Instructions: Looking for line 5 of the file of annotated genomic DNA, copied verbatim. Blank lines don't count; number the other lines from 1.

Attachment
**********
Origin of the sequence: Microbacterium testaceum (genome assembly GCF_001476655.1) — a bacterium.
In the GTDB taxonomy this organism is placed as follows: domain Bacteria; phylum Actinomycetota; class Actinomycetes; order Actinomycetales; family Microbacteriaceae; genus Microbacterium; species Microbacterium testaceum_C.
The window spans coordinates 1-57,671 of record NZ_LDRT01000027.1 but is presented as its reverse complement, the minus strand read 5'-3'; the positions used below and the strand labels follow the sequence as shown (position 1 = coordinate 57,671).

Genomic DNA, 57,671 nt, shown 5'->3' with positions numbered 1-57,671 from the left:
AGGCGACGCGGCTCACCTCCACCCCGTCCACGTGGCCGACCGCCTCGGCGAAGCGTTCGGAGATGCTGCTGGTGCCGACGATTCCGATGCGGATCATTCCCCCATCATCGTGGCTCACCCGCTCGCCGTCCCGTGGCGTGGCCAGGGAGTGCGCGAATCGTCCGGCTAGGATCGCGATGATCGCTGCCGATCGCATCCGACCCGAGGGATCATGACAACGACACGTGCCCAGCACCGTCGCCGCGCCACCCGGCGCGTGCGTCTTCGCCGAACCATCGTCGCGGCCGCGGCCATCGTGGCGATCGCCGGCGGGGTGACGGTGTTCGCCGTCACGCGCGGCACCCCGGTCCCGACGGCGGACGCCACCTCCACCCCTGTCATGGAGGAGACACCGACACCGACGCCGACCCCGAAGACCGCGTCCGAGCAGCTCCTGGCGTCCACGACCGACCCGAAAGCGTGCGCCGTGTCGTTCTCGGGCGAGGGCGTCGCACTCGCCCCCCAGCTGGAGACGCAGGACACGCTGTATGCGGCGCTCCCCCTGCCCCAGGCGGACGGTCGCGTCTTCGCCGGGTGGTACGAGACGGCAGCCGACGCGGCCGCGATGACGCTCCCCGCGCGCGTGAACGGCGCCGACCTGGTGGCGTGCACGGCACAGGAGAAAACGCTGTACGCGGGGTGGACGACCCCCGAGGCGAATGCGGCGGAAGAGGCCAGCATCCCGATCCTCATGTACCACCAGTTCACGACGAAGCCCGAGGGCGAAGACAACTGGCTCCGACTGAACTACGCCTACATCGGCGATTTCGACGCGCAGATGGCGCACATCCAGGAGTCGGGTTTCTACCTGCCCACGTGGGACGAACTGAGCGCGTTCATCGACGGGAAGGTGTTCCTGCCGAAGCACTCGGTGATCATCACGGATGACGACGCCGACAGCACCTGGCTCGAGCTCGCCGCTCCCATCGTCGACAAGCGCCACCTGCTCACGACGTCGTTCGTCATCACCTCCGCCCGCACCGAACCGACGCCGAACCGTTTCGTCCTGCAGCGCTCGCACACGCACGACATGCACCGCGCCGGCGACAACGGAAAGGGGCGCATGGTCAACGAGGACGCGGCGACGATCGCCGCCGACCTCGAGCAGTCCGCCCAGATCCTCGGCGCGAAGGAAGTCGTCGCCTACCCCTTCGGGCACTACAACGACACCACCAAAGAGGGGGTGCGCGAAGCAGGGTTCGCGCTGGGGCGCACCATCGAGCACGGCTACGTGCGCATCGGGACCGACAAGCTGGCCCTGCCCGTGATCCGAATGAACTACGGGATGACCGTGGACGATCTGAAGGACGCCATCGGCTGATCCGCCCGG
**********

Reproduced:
AGGCGACGCGGCTCACCTCCACCCCGTCCACGTGGCCGACCGCCTCGGCGAAGCGTTCGGAGATGCTGCTGGTGCCGACGATTCCGATGCGGATCATTCCCCCATCATCGTGGCTCACCCGCTCGCCGTCCCGTGGCGTGGCCAGGGAGTGCGCGAATCGTCCGGCTAGGATCGCGATGATCGCTGCCGATCGCATCCGACCCGAGGGATCATGACAACGACACGTGCCCAGCACCGTCGCCGCGCCACCCGGCGCGTGCGTCTTCGCCGAACCATCGTCGCGGCCGCGGCCATCGTGGCGATCGCCGGCGGGGTGACGGTGTTCGCCGTCACGCGCGGCACCCCGGTCCCGACGGCGGACGCCACCTCCACCCCTGTCATGGAGGAGACACCGACACCGACGCCGACCCCGAAGACCGCGTCCGAGCAGCTCCTGGCGTCCACGACCGACCCGAAAGCGTGCGCCGTGTCGTTCTCGGGCGAGGGCGTCGCACTCGCCCCCCAGCTGGAGACGCAGGACACGCTGTATGCGGCGCTCCCCCTGCCCCAGGCGGACGGTCGCGTCTTCGCCGGGTGGTACGAGACGGCAGCCGACGCGGCCGCGATGACGCTCCCCGCGCGCGTGAACGGCGCCGACCTGGTGGCGTGCACGGCACAGGAGAAAACGCTGTACGCGGGGTGGACGACCCCCGAGGCGAATGCGGCGGAAGAGGCCAGCATCCCGATCCTCATGTACCACCAGTTCACGACGAAGCCCGAGGGCGAAGACAACTGGCTCCGACTGAACTACGCCTACATCGGCGATTTCGACGCGCAGATGGCGCACATCCAGGAGTCGGGTTTCTACCTGCCCACGTGGGACGAACTGAGCGCGTTCATCGACGGGAAGGTGTTCCTGCCGAAGCACTCGGTGATCATCACGGATGACGACGCCGACAGCACCTGGCTCGAGCTCGCCGCTCCCATCGTCGACAAGCGCCACCTGCTCACGACGTCGTTCGTCATCACCTCCGCCCGCACCGAACCGACGCCGAACCGTTTCGTCCTGCAGCGCTCGCACACGCACGACATGCACCGCGCCGGCGACAACGGAAAGGGGCGCATGGTCAACGAGGACGCGGCGACGATCGCCGCCGACCTCGAGCAGTCCGCCCAGATCCTCGGCGCGAAGGAAGTCGTCGCCTACCCCTTCGGGCACTACAACGACACCACCAAAGAGGGGGTGCGCGAAGCAGGGTTCGCGCTGGGGCGCACCATCGAGCACGGCTACGTGCGCATCGGGACCGACAAGCTGGCCCTGCCCGTGATCCGAATGAACTACGGGATGACCGTGGACGATCTGAAGGACGCCATCGGCTGATCCGCCCGG